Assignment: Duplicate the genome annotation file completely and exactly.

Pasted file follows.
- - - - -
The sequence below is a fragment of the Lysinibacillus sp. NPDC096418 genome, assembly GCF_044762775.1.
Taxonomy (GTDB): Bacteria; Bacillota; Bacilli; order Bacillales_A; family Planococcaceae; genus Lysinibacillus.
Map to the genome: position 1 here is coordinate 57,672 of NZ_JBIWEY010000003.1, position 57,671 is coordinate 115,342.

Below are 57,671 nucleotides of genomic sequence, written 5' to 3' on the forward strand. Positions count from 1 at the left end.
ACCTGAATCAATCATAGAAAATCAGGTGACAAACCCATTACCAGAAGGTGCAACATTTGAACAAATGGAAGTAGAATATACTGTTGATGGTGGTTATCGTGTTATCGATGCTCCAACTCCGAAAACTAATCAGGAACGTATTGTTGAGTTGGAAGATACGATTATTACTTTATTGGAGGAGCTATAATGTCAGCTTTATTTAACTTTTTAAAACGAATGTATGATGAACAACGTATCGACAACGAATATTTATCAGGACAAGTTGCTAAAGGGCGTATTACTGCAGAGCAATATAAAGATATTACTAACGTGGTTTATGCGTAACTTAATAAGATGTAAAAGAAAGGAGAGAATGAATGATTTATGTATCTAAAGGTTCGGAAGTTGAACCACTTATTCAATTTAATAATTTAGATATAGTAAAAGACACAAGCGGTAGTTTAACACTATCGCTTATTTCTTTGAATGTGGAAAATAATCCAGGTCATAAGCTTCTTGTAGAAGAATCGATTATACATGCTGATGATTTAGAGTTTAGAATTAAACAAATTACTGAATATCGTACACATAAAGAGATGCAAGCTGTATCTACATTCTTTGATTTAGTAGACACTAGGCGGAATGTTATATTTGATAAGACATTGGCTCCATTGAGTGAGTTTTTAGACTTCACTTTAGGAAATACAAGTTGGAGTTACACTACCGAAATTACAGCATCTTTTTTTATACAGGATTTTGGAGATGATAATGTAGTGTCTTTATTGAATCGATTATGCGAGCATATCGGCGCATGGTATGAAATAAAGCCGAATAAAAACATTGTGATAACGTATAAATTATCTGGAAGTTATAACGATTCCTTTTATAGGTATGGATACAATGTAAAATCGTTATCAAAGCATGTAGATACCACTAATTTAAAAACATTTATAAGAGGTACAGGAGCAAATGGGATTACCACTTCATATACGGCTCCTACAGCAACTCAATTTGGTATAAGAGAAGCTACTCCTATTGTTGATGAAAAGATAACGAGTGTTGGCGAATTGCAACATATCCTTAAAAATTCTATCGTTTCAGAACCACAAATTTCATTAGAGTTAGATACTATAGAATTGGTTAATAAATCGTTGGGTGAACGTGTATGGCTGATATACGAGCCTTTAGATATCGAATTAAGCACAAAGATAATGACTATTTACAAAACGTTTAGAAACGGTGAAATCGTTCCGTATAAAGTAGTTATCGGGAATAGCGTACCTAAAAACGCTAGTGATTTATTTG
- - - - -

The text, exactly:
The sequence below is a fragment of the Lysinibacillus sp. NPDC096418 genome, assembly GCF_044762775.1.
Taxonomy (GTDB): Bacteria; Bacillota; Bacilli; order Bacillales_A; family Planococcaceae; genus Lysinibacillus.
Map to the genome: position 1 here is coordinate 57,672 of NZ_JBIWEY010000003.1, position 57,671 is coordinate 115,342.

Below are 57,671 nucleotides of genomic sequence, written 5' to 3' on the forward strand. Positions count from 1 at the left end.
ACCTGAATCAATCATAGAAAATCAGGTGACAAACCCATTACCAGAAGGTGCAACATTTGAACAAATGGAAGTAGAATATACTGTTGATGGTGGTTATCGTGTTATCGATGCTCCAACTCCGAAAACTAATCAGGAACGTATTGTTGAGTTGGAAGATACGATTATTACTTTATTGGAGGAGCTATAATGTCAGCTTTATTTAACTTTTTAAAACGAATGTATGATGAACAACGTATCGACAACGAATATTTATCAGGACAAGTTGCTAAAGGGCGTATTACTGCAGAGCAATATAAAGATATTACTAACGTGGTTTATGCGTAACTTAATAAGATGTAAAAGAAAGGAGAGAATGAATGATTTATGTATCTAAAGGTTCGGAAGTTGAACCACTTATTCAATTTAATAATTTAGATATAGTAAAAGACACAAGCGGTAGTTTAACACTATCGCTTATTTCTTTGAATGTGGAAAATAATCCAGGTCATAAGCTTCTTGTAGAAGAATCGATTATACATGCTGATGATTTAGAGTTTAGAATTAAACAAATTACTGAATATCGTACACATAAAGAGATGCAAGCTGTATCTACATTCTTTGATTTAGTAGACACTAGGCGGAATGTTATATTTGATAAGACATTGGCTCCATTGAGTGAGTTTTTAGACTTCACTTTAGGAAATACAAGTTGGAGTTACACTACCGAAATTACAGCATCTTTTTTTATACAGGATTTTGGAGATGATAATGTAGTGTCTTTATTGAATCGATTATGCGAGCATATCGGCGCATGGTATGAAATAAAGCCGAATAAAAACATTGTGATAACGTATAAATTATCTGGAAGTTATAACGATTCCTTTTATAGGTATGGATACAATGTAAAATCGTTATCAAAGCATGTAGATACCACTAATTTAAAAACATTTATAAGAGGTACAGGAGCAAATGGGATTACCACTTCATATACGGCTCCTACAGCAACTCAATTTGGTATAAGAGAAGCTACTCCTATTGTTGATGAAAAGATAACGAGTGTTGGCGAATTGCAACATATCCTTAAAAATTCTATCGTTTCAGAACCACAAATTTCATTAGAGTTAGATACTATAGAATTGGTTAATAAATCGTTGGGTGAACGTGTATGGCTGATATACGAGCCTTTAGATATCGAATTAAGCACAAAGATAATGACTATTTACAAAACGTTTAGAAACGGTGAAATCGTTCCGTATAAAGTAGTTATCGGGAATAGCGTACCTAAAAACGCTAGTGATTTATTTG